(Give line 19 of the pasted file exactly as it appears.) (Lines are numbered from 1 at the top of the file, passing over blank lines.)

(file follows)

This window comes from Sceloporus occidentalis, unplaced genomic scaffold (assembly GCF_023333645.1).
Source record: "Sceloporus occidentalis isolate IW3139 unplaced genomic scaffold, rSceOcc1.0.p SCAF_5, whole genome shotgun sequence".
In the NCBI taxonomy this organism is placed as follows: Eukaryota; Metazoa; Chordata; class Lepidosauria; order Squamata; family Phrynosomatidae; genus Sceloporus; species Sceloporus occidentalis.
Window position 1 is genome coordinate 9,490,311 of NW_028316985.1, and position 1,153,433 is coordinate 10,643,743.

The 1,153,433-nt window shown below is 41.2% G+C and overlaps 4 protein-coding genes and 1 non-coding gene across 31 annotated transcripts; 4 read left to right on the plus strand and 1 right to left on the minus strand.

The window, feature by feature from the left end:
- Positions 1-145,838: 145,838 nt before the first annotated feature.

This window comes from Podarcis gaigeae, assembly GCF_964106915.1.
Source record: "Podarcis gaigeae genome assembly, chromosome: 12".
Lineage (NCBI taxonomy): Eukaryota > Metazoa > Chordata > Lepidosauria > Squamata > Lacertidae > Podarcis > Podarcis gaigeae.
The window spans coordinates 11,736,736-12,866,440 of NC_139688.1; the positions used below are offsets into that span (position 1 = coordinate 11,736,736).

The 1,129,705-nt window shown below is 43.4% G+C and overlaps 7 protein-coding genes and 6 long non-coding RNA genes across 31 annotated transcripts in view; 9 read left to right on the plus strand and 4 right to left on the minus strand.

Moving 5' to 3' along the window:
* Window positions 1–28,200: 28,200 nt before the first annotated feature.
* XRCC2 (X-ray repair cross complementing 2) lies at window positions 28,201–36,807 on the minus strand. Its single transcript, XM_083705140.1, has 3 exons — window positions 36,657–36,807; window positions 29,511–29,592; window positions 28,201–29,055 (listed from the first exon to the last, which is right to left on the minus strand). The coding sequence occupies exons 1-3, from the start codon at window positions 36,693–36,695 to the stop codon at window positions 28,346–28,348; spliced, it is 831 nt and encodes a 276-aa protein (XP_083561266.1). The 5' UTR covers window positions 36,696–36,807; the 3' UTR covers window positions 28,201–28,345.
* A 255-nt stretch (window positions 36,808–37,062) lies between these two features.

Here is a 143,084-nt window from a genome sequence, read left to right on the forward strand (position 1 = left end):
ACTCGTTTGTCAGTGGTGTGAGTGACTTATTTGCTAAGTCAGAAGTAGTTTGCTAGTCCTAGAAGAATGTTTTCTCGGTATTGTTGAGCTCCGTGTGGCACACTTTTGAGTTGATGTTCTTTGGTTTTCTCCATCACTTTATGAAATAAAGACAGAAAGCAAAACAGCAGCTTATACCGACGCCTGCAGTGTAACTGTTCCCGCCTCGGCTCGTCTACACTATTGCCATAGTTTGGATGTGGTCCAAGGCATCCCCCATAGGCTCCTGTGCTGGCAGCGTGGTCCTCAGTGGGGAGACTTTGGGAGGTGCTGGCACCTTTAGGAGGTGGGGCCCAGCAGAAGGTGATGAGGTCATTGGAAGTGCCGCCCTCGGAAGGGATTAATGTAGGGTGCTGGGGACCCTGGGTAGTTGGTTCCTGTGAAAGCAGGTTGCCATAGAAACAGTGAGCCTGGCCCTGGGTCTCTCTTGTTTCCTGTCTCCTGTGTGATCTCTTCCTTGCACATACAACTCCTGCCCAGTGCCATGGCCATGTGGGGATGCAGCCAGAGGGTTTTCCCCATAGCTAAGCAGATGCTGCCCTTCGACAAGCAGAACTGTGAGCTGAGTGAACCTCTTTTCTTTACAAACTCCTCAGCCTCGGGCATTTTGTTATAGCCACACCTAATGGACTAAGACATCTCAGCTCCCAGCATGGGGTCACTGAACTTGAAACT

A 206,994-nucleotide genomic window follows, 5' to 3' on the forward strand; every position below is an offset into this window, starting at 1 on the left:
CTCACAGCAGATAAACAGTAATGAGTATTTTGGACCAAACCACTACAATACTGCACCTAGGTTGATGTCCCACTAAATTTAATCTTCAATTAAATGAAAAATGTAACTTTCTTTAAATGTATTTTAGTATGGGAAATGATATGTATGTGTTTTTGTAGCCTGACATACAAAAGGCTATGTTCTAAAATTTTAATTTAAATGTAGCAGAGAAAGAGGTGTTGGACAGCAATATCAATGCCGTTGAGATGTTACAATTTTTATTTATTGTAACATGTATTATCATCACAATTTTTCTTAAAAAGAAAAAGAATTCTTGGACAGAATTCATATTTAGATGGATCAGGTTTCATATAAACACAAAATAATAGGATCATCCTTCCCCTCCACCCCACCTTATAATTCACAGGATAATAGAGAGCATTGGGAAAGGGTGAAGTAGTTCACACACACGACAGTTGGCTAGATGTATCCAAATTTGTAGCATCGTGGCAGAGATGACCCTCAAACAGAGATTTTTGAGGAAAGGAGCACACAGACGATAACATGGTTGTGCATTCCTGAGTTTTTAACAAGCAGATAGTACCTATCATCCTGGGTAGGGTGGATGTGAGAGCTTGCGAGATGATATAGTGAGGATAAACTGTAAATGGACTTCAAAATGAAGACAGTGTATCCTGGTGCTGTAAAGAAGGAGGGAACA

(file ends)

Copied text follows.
A 206,994-nucleotide genomic window follows, 5' to 3' on the forward strand; every position below is an offset into this window, starting at 1 on the left: